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Born to Run

Deneeka Torrey's Mother, a High School Sprinter, Says Taft Standout Has Been on the Move Her Entire Life


Deneeka Torrey.

Erin Reed.

Schquay Brignac.

One has to mention all three names when talking about Taft High's chances at winning its third consecutive girls' title in the City Section track and field championships at Birmingham today.

But no one signifies the excellence of the Toreadors the last four years more than Torrey.

Reed transferred to Taft from Tamalpais High in Mill Valley in 1998 and Brignac transferred from Cleveland last fall, but Torrey has been a Toreador since her first day of high school.

Torrey lost Taft's lead to Dorsey in the final 50 meters of the 1,600-meter relay in 1997 City final. But Torrey accounted for 17 of the Toreadors' record 112 points in 1998 and won the 100 high hurdles and 300 lows, placed second in the 100 and ran the anchor leg on the victorious 1,600 relay team last year when Taft came from behind to defeat Birmingham, 82-78.

"It's going to be depressing when she's gone," said Taft assistant Neil Boggess. "I've been coaching track since 1987 and I've never worked with someone who's been more coachable. She's just been a joy to work with. She doesn't complain, she shows up for practice every day and she gets down to business on the track."

When asked about Boggess' comments, Torrey smiled and said, "He's the coach so he knows his running."

Vickie Torrey, Deneeka's mother, deserves much of the credit for that refreshing attitude. She taught her only child to "respect your elders at all times and to respect yourself as well."

Deneeka was born in Jackson, Miss., and moved to Encino in the summer of 1996.

She did not compete in organized athletics until she ran cross-country in the seventh grade, but Vickie said she ran everywhere as a child, whether it was from her bedroom to the kitchen, from the living room to the dining room or from the front yard to the back yard.

"My mom would come over and watch her and say, 'Does she ever walk?' " Vickie said. " 'I don't know if I've ever seen her walk.' "

Vickie Torrey, a sprinter in high school, figured Deneeka was talented enough to one day earn a college scholarship in track, but she didn't see that happening in Mississippi, where "girls' sports didn't get a lot of respect."

So after conducting research, Vickie decided California was the place to be and Taft was the school to attend.

Deneeka wasn't so sure.

She was terribly homesick and begged her mother to stay by her side during her first day at Taft.

"She didn't want me to go," Vickie said. "I think I left after lunch and I remember I cried the whole way home. I remember thinking, 'Please let her make some friends.' If she does that, she'll feel comfortable. And if she feels comfortable, she'll be fine."

Torrey, who has signed with Colorado, didn't make a big splash on the track team as a freshman because the Toreadors were loaded with talented individuals such as Eboni Grayson, Jayda Bailey, Frances Santin and Tiffany Smith. But she came into her own as a sophomore, finishing third in the 100 and in the 300 hurdles in the City championships and running legs on the victorious 400 and 1,600 relay teams.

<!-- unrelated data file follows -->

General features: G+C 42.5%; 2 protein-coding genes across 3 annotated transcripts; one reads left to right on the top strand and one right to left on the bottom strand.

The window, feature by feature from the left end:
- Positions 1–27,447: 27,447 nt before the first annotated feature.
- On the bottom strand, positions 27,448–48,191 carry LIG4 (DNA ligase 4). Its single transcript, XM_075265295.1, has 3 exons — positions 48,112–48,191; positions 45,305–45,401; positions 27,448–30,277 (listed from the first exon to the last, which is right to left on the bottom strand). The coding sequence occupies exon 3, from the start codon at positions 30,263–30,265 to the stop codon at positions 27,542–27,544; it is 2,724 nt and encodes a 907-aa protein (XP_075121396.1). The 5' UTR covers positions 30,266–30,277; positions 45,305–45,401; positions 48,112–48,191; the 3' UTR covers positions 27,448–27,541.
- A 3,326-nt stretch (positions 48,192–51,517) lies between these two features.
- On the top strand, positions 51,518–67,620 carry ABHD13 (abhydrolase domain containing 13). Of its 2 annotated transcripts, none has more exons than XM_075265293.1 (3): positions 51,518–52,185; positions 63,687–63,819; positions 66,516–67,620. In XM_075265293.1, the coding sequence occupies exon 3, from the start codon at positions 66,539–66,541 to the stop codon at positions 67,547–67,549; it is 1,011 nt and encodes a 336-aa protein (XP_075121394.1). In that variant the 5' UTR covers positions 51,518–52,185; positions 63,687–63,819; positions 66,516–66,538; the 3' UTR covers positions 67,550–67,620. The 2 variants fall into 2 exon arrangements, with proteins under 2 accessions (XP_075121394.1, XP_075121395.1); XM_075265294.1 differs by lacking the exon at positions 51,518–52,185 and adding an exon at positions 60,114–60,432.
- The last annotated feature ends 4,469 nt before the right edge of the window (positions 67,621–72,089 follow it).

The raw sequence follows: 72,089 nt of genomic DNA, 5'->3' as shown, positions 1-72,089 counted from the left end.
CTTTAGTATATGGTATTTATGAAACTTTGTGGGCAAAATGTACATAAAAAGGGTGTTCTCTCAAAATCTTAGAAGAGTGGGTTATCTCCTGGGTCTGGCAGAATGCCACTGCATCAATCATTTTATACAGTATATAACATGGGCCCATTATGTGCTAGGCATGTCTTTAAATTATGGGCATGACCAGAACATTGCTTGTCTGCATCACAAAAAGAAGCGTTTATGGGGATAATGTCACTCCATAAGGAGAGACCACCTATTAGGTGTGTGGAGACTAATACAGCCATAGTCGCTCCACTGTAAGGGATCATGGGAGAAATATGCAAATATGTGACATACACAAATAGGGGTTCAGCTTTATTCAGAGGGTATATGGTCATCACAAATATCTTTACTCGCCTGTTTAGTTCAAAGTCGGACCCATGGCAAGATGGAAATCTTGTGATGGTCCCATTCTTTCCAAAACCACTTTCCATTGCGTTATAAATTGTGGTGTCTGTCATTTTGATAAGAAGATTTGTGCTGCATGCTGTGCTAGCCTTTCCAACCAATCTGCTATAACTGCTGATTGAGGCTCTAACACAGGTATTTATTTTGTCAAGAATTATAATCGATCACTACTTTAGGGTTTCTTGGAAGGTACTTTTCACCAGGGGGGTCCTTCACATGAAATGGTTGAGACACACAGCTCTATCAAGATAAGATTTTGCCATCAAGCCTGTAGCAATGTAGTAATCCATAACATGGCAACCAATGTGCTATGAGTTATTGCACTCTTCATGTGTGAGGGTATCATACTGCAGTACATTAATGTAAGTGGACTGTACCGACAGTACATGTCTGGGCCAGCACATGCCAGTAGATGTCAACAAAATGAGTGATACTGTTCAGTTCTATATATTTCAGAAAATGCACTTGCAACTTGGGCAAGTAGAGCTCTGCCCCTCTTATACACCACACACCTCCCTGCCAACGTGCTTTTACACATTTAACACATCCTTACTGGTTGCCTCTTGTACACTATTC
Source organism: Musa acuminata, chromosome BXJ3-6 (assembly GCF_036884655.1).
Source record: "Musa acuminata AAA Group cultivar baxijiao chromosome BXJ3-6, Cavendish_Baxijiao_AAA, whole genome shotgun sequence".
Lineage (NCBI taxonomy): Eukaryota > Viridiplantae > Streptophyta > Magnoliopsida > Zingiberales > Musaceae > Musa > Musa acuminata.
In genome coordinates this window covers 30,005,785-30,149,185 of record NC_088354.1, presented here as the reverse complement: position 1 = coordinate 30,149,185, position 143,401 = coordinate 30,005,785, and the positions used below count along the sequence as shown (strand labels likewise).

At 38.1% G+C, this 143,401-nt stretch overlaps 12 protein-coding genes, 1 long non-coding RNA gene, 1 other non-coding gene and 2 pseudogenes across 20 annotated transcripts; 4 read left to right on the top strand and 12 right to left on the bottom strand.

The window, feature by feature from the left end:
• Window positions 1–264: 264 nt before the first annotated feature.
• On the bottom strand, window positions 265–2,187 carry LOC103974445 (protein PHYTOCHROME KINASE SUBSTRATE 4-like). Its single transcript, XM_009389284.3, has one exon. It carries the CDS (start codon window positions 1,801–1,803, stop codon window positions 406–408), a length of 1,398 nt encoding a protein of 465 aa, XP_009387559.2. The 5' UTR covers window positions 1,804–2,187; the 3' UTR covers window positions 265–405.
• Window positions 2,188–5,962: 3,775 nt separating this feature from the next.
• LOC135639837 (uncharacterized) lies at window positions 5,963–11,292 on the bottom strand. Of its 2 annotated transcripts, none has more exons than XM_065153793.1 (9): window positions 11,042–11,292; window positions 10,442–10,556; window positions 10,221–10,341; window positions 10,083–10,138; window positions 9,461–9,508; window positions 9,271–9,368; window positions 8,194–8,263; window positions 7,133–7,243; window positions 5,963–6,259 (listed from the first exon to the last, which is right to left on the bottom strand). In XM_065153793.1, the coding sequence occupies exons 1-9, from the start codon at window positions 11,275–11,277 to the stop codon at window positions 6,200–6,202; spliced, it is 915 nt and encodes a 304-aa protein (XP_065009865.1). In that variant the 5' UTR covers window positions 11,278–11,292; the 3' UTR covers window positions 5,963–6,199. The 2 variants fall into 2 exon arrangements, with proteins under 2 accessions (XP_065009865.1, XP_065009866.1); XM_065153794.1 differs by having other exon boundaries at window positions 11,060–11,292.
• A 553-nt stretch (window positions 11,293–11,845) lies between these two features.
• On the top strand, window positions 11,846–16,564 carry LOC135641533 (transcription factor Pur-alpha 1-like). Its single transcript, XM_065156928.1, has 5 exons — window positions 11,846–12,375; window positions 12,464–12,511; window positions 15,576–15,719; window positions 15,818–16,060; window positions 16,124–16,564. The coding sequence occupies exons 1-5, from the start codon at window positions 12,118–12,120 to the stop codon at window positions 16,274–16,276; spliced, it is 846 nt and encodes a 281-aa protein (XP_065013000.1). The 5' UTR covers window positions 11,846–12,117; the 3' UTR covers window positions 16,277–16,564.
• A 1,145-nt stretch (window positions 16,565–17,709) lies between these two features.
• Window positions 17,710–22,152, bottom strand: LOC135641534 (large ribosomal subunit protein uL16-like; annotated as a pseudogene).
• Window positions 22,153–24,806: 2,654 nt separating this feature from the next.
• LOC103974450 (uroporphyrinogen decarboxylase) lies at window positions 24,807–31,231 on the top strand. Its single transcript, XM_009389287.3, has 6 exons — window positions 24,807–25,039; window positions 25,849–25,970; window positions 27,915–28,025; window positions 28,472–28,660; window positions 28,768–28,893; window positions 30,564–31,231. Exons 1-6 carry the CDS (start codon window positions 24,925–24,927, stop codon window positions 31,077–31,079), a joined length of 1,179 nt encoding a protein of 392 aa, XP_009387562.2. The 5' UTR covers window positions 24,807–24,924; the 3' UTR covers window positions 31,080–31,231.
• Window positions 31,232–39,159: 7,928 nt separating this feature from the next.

Torrey had never run the hurdles, but Boggess introduced her to the lows in 1998 and added the highs to her list of events last year.

"I was scared," Torrey said when asked about her first impression of the hurdles. "I thought he had me doing something just to be doing it."

Boggess was grooming Torrey to be Santin's successor and she made him look like a genius when she set a school record of 14.43 in the high hurdles last year and ran a career best of 43.74 in the lows. She finished sixth in the high hurdles and seventh in the lows in the state meet.

She zipped to a 13.99 clocking to win the Mt. San Antonio Relays in Walnut on April 15, but the 43.74 remained her best until the City preliminaries last week where she ran 42.79 to narrowly miss Santin's school record of 42.63 and move into a tie for fifth on the all-time region list.

"I was surprised," Torrey said of her time. "It didn't feel that fast."

Torrey, Reed and Brignac are expected to lead Taft to the team championship ahead of West Valley League rivals Birmingham and Cleveland today.

Torrey is favored to win the hurdles and could finish among the top three in the 100.

Reed is tabbed to win the 400 and finish second behind defending champion Alexis Weatherspoon of Grant in the 100 and 200.

Brignac is favored to win the high jump for the third consecutive year and be a contender in the long jump and triple jump.

Those three will team with Zoiah Koushki on the 1,600 relay team that is projected to finish fourth.

Birmingham will be led by two-time defending champion Melissa Astete in the pole vault and by sisters Gigi and Vincetta Mendola in the sprints and relays.

Cleveland will be led by shotputter Jessica Cosby--who is trying to become the first athlete to win four City titles in the same event--hurdler Brynne Steward and sprinters Malinda Malone and Michelle Stinnette.

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